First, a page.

I was disappointed with the language choices in this book and frankly I think younger readers would find it disappointing as well. It is not authentic and appears to be written in the hopes of attracting a specific age of reader rather than to make a great story that could be enjoyed by readers of any age. With phrases such as ‘hop to it’ ‘don’t have a fit’ ‘hold your horses’ ‘stop blubbering’ ‘you’re gonna get it’ and ‘doorbell ditches’ set against the backdrop of 1941 Paris, the symmetry is severely lacking. It is difficult to imagine YA readers buying in without realizing the graphic has been dumbed down.

However, I was very impressed with the graphic art itself. The street scenes, characters and situational depictions are beautifully done and integrated into an amazing journey of their own. I especially liked the graphics of the story within the story that the boys’ father tells them at bedtime. The drawings are stylized to offset them from the main graphic novel content. It is a common technique but cleverly used here.

Quantitative: ATOS 2.5

Qualitative: Middle Grades (6-8) The story is graphic and contains violence and some profanity. The themes of the Holocaust, Nazi Germany and occupied France, anti-Semitism and violence against Jews are depicted visually which brings them into stark focus for readers. Recommended for mature readers with prior knowledge of these themes.

Content Area: History – European – France – Nazis; History – Jewish; History – Holocaust; Biography; WWII;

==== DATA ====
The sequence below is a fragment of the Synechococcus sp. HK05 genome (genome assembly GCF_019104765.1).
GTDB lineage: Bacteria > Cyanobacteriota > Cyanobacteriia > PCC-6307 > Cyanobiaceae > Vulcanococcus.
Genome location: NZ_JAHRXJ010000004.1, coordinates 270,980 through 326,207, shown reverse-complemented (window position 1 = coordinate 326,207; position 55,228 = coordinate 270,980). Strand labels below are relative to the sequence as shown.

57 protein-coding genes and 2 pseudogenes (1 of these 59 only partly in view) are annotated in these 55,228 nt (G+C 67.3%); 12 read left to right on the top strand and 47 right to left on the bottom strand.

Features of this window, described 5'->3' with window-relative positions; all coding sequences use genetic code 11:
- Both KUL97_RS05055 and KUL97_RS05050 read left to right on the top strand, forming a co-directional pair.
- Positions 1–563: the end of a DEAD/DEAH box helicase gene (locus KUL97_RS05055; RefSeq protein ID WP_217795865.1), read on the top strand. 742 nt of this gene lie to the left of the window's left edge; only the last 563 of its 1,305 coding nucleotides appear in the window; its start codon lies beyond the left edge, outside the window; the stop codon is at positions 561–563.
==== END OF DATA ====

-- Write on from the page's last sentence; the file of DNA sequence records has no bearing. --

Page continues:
Common Core Standards: RI.6.2, RI.6.3, RI.6.7, RI.6.9; RI.8.1, RI.8.3, RI.8.7

Additional/Digital Content:

National Holocaust Museum website – Educator resources:

Holocaust survivor stories and links:

Personal Notes: The original published version of this story (published by University of Chicago Press, 2001) was also a graphic novel, intended for ages 11-18. Joseph Joffo first published his memoir in France in 1971 and it has since been translated into 18 languages since then.

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Review: We Love California!

We Love California!We Love California! by Gabriella Francine

BBM Books (2013)

ISBN13: 9781938504013

As an informational text, this book was a well-illustrated and imaginative romp through the State of California. Starting with two real girls’ imagination and joined by a tour guiding descendant of the California State flag model, “Monarch” the Grizzly Bear, they are transformed into cartoons and begin to explore. The girls venture throughout the state, learning many of the state symbols and visiting landmarks along the way. The depictions are very well done: the capitol building is accurately detailed, the California poppies and state seal are very realistic. My favorite illustration was of the state grass: purple needlegrass. This is a very distinct plant and it grows in my own grandmother’s yard. The book is a fun addition to any library section on the state in terms of content; however, the language used in the book was not particularly complex considering the intended age for this book. Also, in a book of only 32 pages, finding 38 exclamation marks was a little distracting. Not everything warrants a shout out! I would recommend it, particularly for a read-aloud – yelling is optional.